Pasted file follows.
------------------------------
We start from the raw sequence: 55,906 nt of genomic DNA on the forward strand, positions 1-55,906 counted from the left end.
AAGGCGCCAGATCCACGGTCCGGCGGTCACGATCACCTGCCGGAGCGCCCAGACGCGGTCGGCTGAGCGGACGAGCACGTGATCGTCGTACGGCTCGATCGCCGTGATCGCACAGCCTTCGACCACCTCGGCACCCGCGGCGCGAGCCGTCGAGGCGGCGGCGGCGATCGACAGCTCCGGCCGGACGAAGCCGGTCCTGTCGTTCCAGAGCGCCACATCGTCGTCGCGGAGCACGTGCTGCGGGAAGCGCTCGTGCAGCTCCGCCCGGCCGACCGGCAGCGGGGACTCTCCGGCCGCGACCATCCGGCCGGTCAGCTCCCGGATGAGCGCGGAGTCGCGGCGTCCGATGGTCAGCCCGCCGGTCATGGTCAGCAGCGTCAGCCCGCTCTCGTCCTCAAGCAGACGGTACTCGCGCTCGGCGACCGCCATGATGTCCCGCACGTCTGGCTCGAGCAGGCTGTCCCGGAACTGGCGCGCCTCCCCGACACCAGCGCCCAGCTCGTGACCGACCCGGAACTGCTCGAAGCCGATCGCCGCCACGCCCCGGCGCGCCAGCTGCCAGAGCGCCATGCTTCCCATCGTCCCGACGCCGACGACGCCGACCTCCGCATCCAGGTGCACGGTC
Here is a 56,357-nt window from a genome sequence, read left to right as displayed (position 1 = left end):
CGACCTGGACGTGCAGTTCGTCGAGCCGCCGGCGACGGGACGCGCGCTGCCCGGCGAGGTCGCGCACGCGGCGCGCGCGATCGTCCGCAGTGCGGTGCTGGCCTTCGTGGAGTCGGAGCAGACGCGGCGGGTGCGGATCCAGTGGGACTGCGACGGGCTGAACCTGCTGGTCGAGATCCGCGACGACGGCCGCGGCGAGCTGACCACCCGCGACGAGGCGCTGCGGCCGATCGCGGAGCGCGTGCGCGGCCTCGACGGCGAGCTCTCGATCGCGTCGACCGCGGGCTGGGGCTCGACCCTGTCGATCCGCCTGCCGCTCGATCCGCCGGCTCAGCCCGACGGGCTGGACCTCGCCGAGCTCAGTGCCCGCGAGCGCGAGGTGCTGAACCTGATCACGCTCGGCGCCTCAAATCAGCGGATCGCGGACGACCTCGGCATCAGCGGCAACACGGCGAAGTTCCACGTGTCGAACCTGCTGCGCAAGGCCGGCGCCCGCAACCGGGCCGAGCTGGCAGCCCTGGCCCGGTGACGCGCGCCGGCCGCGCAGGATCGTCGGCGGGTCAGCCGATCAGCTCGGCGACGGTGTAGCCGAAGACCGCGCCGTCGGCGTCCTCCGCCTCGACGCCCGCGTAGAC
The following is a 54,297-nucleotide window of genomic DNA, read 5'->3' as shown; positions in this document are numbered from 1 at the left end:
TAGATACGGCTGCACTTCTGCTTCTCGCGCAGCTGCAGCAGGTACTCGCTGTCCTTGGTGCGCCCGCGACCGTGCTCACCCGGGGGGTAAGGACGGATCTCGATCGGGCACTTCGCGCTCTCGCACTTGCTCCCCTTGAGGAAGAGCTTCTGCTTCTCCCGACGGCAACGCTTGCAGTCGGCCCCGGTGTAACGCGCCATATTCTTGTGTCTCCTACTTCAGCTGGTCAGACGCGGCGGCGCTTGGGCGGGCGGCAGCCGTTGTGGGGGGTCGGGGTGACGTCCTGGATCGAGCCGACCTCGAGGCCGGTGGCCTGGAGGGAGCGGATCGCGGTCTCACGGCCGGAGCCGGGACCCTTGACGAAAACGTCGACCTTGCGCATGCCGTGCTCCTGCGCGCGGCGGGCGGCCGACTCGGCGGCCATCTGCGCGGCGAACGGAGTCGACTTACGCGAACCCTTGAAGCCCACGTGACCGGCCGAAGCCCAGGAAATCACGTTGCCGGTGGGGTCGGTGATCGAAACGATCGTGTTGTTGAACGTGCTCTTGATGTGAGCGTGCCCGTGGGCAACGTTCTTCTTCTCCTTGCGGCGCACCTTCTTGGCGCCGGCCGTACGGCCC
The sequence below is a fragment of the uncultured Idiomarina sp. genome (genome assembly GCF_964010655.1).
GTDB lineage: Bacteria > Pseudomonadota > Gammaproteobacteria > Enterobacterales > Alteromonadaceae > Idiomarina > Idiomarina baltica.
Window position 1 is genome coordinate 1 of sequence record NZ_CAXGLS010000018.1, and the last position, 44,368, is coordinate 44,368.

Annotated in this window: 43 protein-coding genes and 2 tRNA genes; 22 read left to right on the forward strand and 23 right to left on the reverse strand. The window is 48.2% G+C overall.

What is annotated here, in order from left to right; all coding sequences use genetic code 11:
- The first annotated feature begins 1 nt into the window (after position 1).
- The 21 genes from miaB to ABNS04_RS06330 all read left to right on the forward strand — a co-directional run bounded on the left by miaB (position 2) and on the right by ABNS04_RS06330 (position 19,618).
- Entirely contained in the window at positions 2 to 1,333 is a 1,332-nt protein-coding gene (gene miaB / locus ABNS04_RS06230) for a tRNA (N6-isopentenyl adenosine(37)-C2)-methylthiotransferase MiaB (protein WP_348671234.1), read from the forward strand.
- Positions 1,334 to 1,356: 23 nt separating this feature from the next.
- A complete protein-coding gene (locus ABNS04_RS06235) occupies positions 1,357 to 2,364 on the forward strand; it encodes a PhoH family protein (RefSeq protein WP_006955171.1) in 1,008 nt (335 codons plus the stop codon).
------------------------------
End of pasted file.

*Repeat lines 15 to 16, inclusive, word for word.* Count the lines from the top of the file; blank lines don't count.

- Positions 1,334 to 1,356: 23 nt separating this feature from the next.
- A complete protein-coding gene (locus ABNS04_RS06235) occupies positions 1,357 to 2,364 on the forward strand; it encodes a PhoH family protein (RefSeq protein WP_006955171.1) in 1,008 nt (335 codons plus the stop codon).